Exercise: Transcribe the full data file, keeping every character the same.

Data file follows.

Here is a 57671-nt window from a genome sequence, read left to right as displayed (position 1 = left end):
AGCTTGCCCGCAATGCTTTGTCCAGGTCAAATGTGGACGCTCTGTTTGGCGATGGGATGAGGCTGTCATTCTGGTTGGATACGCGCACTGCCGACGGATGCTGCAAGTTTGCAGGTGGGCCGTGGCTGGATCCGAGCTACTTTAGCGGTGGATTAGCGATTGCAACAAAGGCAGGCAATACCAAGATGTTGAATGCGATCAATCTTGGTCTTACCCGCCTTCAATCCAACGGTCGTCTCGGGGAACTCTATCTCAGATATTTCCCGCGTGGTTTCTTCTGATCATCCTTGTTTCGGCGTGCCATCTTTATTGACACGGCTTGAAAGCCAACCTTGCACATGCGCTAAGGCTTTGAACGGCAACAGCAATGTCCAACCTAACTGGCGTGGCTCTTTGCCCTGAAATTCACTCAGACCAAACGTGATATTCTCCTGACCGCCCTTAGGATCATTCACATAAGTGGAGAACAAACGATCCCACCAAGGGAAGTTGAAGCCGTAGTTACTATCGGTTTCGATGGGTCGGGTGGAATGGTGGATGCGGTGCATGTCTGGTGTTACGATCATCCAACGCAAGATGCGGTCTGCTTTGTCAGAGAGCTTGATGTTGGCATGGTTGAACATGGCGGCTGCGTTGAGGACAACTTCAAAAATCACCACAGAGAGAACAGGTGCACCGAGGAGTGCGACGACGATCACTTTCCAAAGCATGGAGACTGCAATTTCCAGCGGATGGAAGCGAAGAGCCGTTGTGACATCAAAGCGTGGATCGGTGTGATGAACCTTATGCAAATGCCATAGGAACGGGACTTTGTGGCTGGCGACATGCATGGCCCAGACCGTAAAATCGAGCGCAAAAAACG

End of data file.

Here is a 57671-nt window from a genome sequence, read left to right as displayed (position 1 = left end):
AGCTTGCCCGCAATGCTTTGTCCAGGTCAAATGTGGACGCTCTGTTTGGCGATGGGATGAGGCTGTCATTCTGGTTGGATACGCGCACTGCCGACGGATGCTGCAAGTTTGCAGGTGGGCCGTGGCTGGATCCGAGCTACTTTAGCGGTGGATTAGCGATTGCAACAAAGGCAGGCAATACCAAGATGTTGAATGCGATCAATCTTGGTCTTACCCGCCTTCAATCCAACGGTCGTCTCGGGGAACTCTATCTCAGATATTTCCCGCGTGGTTTCTTCTGATCATCCTTGTTTCGGCGTGCCATCTTTATTGACACGGCTTGAAAGCCAACCTTGCACATGCGCTAAGGCTTTGAACGGCAACAGCAATGTCCAACCTAACTGGCGTGGCTCTTTGCCCTGAAATTCACTCAGACCAAACGTGATATTCTCCTGACCGCCCTTAGGATCATTCACATAAGTGGAGAACAAACGATCCCACCAAGGGAAGTTGAAGCCGTAGTTACTATCGGTTTCGATGGGTCGGGTGGAATGGTGGATGCGGTGCATGTCTGGTGTTACGATCATCCAACGCAAGATGCGGTCTGCTTTGTCAGAGAGCTTGATGTTGGCATGGTTGAACATGGCGGCTGCGTTGAGGACAACTTCAAAAATCACCACAGAGAGAACAGGTGCACCGAGGAGTGCGACGACGATCACTTTCCAAAGCATGGAGACTGCAATTTCCAGCGGATGGAAGCGAAGAGCCGTTGTGACATCAAAGCGTGGATCGGTGTGATGAACCTTATGCAAATGCCATAGGAACGGGACTTTGTGGCTGGCGACATGCATGGCCCAGACCGTAAAATCGAGCGCAAAAAACG